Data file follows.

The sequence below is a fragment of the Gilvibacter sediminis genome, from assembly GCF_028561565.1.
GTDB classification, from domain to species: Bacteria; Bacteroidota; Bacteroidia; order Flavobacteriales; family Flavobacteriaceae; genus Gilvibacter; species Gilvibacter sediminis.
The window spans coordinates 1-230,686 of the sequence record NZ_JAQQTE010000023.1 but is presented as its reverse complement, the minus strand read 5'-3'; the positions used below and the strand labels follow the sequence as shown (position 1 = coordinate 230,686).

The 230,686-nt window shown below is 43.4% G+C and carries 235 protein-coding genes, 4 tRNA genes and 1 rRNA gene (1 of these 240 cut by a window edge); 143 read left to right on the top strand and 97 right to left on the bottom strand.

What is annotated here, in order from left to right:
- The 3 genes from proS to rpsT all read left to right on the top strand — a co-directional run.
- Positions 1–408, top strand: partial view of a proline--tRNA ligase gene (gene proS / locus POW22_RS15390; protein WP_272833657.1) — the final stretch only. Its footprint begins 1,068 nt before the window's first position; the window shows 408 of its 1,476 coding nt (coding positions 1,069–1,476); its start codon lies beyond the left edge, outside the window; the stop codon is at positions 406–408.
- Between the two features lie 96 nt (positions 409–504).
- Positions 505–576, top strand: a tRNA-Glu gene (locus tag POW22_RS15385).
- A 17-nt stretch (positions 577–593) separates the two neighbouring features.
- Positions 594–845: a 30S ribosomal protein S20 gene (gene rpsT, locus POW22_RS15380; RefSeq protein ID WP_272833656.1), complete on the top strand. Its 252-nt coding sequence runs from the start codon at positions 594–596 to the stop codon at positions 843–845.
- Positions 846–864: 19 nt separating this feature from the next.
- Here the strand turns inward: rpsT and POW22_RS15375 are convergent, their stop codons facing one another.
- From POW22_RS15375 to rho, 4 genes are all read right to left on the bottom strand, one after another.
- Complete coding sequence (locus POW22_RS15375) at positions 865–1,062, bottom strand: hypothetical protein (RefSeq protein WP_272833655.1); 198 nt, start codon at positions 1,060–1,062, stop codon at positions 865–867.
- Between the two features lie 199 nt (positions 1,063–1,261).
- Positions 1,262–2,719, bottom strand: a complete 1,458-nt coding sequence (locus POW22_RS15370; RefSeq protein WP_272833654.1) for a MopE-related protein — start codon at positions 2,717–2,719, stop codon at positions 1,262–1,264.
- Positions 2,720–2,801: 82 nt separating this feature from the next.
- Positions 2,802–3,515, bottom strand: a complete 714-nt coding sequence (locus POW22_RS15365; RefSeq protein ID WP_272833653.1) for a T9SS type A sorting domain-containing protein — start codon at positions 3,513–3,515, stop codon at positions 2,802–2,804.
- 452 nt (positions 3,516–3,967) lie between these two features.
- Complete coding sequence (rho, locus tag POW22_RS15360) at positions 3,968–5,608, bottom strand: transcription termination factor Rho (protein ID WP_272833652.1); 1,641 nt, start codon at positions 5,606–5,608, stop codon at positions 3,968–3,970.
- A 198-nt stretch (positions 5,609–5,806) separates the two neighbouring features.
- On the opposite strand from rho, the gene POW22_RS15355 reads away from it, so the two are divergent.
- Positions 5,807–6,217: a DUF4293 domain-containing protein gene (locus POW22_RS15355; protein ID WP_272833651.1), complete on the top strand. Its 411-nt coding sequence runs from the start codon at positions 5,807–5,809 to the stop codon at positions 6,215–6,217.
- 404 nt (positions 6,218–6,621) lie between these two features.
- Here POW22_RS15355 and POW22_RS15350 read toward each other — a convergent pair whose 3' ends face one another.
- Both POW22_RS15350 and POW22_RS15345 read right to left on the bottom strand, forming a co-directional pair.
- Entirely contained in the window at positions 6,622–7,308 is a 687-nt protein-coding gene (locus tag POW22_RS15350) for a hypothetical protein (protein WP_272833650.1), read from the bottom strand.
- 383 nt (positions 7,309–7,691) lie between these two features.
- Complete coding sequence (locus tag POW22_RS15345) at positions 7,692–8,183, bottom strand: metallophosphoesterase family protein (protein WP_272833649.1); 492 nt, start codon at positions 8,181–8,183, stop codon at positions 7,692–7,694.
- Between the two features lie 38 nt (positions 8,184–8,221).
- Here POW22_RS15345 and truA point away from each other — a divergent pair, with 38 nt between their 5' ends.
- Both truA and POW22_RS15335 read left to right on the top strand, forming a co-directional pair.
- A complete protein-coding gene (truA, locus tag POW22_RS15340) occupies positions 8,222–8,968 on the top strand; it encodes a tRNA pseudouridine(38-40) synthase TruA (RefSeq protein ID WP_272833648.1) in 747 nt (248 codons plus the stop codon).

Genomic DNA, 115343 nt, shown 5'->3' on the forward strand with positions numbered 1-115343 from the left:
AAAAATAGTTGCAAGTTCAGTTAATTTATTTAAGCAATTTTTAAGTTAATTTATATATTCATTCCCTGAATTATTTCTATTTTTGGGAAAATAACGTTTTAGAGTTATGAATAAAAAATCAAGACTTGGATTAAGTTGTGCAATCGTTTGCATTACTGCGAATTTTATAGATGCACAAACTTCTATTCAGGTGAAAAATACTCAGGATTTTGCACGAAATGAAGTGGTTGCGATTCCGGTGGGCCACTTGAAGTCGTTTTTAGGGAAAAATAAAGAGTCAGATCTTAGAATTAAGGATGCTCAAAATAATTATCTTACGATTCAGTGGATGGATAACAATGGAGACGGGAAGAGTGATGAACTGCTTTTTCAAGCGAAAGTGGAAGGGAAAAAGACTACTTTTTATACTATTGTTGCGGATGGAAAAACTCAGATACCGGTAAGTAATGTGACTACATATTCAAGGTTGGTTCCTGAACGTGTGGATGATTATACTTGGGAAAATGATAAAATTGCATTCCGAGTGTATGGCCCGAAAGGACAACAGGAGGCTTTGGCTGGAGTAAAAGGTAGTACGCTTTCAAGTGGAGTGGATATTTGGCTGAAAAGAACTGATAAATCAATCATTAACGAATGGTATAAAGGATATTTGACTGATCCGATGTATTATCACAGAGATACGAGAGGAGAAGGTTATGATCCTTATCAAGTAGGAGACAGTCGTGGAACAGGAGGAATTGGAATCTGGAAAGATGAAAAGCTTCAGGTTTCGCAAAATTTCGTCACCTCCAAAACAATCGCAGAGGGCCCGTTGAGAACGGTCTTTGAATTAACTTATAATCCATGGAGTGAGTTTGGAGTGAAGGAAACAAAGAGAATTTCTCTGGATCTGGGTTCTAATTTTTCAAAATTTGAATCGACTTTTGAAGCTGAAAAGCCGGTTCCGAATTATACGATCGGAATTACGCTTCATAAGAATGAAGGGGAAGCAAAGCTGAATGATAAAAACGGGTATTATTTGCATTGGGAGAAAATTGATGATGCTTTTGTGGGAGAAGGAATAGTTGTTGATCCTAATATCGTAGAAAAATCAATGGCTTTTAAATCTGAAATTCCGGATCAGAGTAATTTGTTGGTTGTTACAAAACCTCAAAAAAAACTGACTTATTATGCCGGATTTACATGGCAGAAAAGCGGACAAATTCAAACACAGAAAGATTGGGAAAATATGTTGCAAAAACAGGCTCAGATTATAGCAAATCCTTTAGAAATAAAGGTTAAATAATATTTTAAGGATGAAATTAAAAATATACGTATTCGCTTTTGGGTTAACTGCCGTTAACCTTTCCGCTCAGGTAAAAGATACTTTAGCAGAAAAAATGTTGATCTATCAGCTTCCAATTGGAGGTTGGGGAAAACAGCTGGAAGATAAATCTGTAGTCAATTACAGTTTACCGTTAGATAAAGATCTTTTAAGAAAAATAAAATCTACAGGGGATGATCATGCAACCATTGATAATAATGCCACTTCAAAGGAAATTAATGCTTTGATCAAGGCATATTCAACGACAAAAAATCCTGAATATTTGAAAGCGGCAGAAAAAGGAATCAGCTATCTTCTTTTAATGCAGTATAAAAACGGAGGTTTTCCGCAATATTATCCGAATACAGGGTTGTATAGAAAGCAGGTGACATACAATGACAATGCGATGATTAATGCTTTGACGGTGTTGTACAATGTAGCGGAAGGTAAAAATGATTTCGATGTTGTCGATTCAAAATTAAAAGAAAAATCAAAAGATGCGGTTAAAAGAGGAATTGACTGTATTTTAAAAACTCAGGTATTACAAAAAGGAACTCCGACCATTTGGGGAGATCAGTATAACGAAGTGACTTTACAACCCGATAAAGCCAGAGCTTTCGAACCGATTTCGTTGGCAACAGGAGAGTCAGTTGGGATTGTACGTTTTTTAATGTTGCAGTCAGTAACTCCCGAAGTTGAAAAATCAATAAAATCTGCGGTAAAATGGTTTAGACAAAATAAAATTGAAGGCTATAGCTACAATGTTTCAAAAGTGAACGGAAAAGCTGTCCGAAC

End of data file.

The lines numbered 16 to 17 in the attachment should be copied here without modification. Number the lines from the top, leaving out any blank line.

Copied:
- Between the two features lie 199 nt (positions 1,063–1,261).
- Positions 1,262–2,719, bottom strand: a complete 1,458-nt coding sequence (locus POW22_RS15370; RefSeq protein WP_272833654.1) for a MopE-related protein — start codon at positions 2,717–2,719, stop codon at positions 1,262–1,264.